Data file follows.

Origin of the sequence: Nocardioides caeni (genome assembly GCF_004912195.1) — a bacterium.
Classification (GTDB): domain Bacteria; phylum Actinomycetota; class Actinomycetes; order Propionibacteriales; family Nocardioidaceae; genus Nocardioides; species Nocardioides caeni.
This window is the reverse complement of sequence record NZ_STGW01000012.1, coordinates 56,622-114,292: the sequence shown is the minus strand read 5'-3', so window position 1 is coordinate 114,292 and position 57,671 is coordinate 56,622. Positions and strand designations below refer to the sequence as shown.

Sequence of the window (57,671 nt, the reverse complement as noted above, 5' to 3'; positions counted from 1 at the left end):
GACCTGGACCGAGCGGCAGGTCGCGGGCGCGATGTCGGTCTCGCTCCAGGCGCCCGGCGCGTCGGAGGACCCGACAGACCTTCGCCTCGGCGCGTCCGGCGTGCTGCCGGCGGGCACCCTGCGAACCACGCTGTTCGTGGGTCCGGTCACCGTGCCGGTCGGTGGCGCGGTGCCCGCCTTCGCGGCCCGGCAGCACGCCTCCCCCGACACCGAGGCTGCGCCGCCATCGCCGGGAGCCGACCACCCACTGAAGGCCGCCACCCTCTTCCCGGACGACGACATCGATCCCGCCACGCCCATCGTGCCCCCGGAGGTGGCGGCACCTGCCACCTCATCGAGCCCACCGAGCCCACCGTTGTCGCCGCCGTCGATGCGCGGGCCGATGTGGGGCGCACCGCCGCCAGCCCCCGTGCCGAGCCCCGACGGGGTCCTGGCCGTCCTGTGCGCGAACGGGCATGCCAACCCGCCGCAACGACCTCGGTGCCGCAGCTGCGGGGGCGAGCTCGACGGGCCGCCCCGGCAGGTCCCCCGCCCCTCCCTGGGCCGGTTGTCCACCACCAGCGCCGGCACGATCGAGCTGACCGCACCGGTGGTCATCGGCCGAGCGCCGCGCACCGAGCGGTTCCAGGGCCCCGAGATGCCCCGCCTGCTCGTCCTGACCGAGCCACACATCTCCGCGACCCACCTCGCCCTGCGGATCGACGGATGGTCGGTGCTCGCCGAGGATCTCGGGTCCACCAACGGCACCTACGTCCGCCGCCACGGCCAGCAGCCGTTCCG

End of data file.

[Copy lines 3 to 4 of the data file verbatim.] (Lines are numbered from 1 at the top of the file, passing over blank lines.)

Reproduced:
This window is the reverse complement of sequence record NZ_STGW01000012.1, coordinates 56,622-114,292: the sequence shown is the minus strand read 5'-3', so window position 1 is coordinate 114,292 and position 57,671 is coordinate 56,622. Positions and strand designations below refer to the sequence as shown.

Sequence of the window (57,671 nt, the reverse complement as noted above, 5' to 3'; positions counted from 1 at the left end):